Do Not Interfere If Possible

One day, one of the devotees came to Bhagavan Ramana and said in an excited whisper, “Look, Bhagavan! Just look at that man!” Everyone turned to look. We saw a gentleman who was asleep in the meditation hall, swaying back and forth. The devotee who had approached Bhagavan complained, “I have been watching this person for the past few days. He (pretends to meditate) but always sleeps in Bhagavan’s presence.” 

Bhagavan looked at the complaining devotee and said, “That man is doing what he came here to do. But what about you? Did you come here just to check on people, and see who is awake and who is asleep and who is meditating? Why don’t you mind your own business?” 

Seeing the overzealous devotee rebuked like this, all the others burst out laughing.

Bhagavan did not like it at all when people complained about others. He used to say that as long as a person concentrated on the work he was engaged in, he would not even notice what others were doing. One can find the time to criticize others only when one’s attention wandered from the work at hand.

Source: From Cherished Memories by T.R. Kanakammal

This story is both funny and instructive. Bhagavan says to leave alone what others are doing in terms of spiritual practices, karma yoga, sleeping, etc., but focus on yourself. After all, self-inquiry is not a group activity. 🙂

Indeed, Bhagavan was most reluctant to accept invitations to criticize others on their spiritual path, even if it was different than the one he advocated. On more than one occasion, Bhagavan told devotees that they should mind their own business and keep in mind what their original purpose was in coming to Bhagavan.

Remain Calm and Aware: By Dr. Harsh K. Luthar

The feeling/awareness of one’s existence manifests through the mind as “I”. Hence we say, I do this, I do that, I am a doctor, I am a sanaysi, I am a householder, I am a student, I am a husband, I am a wife, etc.

Bhagavan Ramana’s teaching is to quietly bring attention to this sense of “I” by asking “Kohum”.

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You Are Not Your Shadow

Sri Ramana used to say that wherever we go, our mind follows. We cannot escape our troubled mind riddled with endless concerns, anxieties, and fears. Even if we run away to a forest or some holy place or sanctuary, the mind is still with us.

Truly, the conflicted and conditioned mind is like our shadow.

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Meaning of the term “Satsang”

If one gains company of pure hearted, good people in life, one gains everything. In yogic psychology, such an association is known as “Satsang”.

At a practical level, Satsang refers to Spiritual Fellowship or company of others on the spiritual path. Satsang is a Sanskrit term and is made of two words, “Sat” and “Sang”.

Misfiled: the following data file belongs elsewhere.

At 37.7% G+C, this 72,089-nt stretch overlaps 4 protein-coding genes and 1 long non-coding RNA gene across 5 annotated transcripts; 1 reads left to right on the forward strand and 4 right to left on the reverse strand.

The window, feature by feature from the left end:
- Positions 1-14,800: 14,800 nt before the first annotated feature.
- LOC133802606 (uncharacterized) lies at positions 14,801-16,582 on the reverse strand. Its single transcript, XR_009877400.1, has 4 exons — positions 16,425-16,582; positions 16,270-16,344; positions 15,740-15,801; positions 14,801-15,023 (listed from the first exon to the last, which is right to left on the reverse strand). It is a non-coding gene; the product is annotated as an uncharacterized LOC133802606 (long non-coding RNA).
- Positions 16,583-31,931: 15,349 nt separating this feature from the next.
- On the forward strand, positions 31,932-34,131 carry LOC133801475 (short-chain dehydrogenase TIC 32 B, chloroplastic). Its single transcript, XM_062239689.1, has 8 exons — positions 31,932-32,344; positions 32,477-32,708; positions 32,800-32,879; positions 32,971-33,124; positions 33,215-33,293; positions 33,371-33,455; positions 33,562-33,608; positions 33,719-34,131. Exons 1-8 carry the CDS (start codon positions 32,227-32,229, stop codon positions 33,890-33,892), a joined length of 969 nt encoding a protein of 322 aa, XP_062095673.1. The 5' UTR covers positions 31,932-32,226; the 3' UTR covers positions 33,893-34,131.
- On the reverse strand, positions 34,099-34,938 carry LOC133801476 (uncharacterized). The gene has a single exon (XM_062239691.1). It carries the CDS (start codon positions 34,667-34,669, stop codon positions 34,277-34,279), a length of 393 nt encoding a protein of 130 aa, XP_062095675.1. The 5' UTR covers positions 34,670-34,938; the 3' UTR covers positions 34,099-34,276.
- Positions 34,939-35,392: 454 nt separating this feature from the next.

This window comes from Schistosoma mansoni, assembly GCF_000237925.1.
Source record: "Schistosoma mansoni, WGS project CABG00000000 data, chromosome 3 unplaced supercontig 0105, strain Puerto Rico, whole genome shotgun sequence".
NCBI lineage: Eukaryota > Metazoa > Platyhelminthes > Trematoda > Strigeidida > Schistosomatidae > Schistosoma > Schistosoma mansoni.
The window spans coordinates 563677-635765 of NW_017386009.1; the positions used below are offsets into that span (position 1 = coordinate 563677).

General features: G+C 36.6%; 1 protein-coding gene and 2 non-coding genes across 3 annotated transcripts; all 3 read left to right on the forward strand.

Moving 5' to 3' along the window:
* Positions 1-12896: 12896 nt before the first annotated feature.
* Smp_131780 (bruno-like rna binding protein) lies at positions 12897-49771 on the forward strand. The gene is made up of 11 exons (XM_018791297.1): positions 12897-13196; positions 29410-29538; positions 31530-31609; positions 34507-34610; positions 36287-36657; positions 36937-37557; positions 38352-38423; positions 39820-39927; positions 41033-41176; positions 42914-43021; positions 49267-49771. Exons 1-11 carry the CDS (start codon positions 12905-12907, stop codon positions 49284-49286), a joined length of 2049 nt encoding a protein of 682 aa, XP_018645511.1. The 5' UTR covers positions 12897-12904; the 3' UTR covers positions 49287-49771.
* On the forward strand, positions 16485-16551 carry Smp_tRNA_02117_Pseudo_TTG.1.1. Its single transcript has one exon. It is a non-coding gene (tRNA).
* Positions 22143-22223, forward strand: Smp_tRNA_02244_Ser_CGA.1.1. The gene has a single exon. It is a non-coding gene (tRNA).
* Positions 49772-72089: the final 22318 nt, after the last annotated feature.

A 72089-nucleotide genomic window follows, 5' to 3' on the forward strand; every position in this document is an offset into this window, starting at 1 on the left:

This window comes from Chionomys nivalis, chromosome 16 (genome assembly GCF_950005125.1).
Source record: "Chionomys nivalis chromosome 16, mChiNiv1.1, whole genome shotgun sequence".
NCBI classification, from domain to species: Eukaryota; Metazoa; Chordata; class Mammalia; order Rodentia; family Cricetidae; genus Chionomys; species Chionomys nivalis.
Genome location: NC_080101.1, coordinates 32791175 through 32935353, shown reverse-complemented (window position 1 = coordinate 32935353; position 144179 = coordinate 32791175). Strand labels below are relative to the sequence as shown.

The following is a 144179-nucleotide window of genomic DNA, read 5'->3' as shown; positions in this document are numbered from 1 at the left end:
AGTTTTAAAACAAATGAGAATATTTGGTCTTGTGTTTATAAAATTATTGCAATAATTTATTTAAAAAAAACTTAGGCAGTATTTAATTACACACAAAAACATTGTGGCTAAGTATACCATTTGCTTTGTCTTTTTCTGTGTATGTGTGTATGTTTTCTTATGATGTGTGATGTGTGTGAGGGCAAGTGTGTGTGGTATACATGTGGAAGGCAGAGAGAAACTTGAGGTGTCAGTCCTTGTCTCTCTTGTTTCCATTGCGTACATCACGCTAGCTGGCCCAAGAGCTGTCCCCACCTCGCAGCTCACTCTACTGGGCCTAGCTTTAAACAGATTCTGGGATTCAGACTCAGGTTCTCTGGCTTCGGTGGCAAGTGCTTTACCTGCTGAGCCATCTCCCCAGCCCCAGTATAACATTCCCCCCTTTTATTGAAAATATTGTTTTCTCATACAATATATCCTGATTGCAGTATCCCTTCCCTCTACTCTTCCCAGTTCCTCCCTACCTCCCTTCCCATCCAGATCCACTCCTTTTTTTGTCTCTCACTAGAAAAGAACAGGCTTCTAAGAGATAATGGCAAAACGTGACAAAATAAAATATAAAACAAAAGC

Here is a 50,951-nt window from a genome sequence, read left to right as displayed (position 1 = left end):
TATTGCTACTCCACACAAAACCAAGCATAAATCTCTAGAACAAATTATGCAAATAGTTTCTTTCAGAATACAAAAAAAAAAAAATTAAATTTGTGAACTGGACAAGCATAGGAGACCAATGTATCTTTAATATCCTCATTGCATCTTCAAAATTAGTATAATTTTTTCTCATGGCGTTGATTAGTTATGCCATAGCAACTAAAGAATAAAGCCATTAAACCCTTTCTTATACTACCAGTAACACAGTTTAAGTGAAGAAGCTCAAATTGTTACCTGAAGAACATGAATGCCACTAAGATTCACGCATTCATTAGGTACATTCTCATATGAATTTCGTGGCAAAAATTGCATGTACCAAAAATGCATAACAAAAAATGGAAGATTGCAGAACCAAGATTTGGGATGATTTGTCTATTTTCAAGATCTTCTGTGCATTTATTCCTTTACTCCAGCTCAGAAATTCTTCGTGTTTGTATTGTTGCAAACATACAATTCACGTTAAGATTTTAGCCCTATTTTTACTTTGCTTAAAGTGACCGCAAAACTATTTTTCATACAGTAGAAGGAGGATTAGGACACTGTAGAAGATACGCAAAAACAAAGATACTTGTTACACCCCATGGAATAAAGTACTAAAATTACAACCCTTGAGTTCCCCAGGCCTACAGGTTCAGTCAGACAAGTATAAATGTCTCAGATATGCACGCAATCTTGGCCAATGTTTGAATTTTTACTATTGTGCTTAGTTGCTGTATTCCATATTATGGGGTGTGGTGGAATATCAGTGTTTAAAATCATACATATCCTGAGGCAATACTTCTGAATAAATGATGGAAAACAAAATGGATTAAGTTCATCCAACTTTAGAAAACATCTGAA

Sat means “Truth”. Sat also means “Essence”. Sat also means “Existence”. Sang means to “Be With” or “Embraced By” or “In Company of”.

Combining Sat and Sang, we get Satsang, which means “In the company of or embraced by Truth or the Universal Existence”. 

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Keep the Flame of Your Love Burning: By Dr. Harsh K. Luthar

My dearest friends, even though prejudice, hatred, violence, and wars are embedded in world history, these have never been able to completely overshadow the enormous capacity many people have demonstrated in every age, to love, to nurture, to heal, to be peacemakers, and to forgive without reservation. Even when there is darkness all around, if one candle is lit, there is potential for other candles to be lit through it. That is the beauty of the Sangha. Be that Candle. Keep the flame of your love burning, so others can learn to love through you, and the light of wisdom and compassion will guide your way.

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IMG_0111My Dearest and Wonderful Friends:

Thinking of all of you makes me smile with love, wonder, and gratitude.

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Sri Ramana and My Teacher Gurudev Sri Chitrabhanu-Ji: By Dr. Harsh K. Luthar

All of us come from different backgrounds, and we walk the path in our own unique way. Yet, we all have the same innermost longing to know the deepest mystery of our own nature and being. Reflectin…

Source: Sri Ramana and My Teacher Gurudev Sri Chitrabhanu-Ji: By Dr. Harsh K. Luthar

The Nature of Humility

Sri Ramana’s teaching is that the ego/mind merges in the Heart in two ways.

First, we can investigate the nature of the ego and examine the sense of “I” that we naturally feel and see where it arises. To do this, one needs to still the mind and with a purified and subtle intellect trace the “I” back to its source, the Heart. This is the yogic path of Jnana.

The second approach is to simply surrender the ego/mind without reservation to the Lord and accept that it is never our will but the Lord’s will as to what happens. If this attitude of “not my will but thine my Lord” penetrates deeply into our being, then we become accepting of everything. We see that worries and anxieties associated with ego/mind do not belong to us as we have surrendered our individual identity to the Lord. This is the approach of devotion and leads to the ego/mind merging into the Heart where the Lord sits as Eternal Existence.

“If ego rises, all will rise. If the ego merges, all will merge. The more we are humble, the better it is for us”. ~ Sri Ramana in “Gems”, Chapter XIII.

Photo art in this article is from Andreas Farasitis.